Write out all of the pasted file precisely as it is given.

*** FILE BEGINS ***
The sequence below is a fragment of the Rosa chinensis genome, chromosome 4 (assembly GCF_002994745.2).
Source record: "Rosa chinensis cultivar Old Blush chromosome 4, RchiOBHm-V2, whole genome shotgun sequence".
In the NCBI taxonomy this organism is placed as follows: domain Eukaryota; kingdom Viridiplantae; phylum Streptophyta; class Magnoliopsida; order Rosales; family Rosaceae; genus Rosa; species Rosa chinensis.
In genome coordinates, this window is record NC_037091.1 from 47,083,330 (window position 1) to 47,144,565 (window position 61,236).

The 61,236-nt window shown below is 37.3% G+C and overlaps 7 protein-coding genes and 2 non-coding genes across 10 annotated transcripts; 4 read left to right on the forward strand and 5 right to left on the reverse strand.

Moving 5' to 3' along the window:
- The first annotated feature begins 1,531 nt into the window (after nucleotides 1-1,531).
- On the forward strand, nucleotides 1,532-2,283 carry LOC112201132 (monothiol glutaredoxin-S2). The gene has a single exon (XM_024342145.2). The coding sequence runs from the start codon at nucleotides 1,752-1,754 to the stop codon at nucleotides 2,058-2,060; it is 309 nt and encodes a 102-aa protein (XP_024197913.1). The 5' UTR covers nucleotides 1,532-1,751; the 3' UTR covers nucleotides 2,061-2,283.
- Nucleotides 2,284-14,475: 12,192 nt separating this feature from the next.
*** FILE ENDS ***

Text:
The sequence below is a fragment of the Rosa chinensis genome, chromosome 4 (assembly GCF_002994745.2).
Source record: "Rosa chinensis cultivar Old Blush chromosome 4, RchiOBHm-V2, whole genome shotgun sequence".
In the NCBI taxonomy this organism is placed as follows: domain Eukaryota; kingdom Viridiplantae; phylum Streptophyta; class Magnoliopsida; order Rosales; family Rosaceae; genus Rosa; species Rosa chinensis.
In genome coordinates, this window is record NC_037091.1 from 47,083,330 (window position 1) to 47,144,565 (window position 61,236).

The 61,236-nt window shown below is 37.3% G+C and overlaps 7 protein-coding genes and 2 non-coding genes across 10 annotated transcripts; 4 read left to right on the forward strand and 5 right to left on the reverse strand.

Moving 5' to 3' along the window:
- The first annotated feature begins 1,531 nt into the window (after nucleotides 1-1,531).
- On the forward strand, nucleotides 1,532-2,283 carry LOC112201132 (monothiol glutaredoxin-S2). The gene has a single exon (XM_024342145.2). The coding sequence runs from the start codon at nucleotides 1,752-1,754 to the stop codon at nucleotides 2,058-2,060; it is 309 nt and encodes a 102-aa protein (XP_024197913.1). The 5' UTR covers nucleotides 1,532-1,751; the 3' UTR covers nucleotides 2,061-2,283.
- Nucleotides 2,284-14,475: 12,192 nt separating this feature from the next.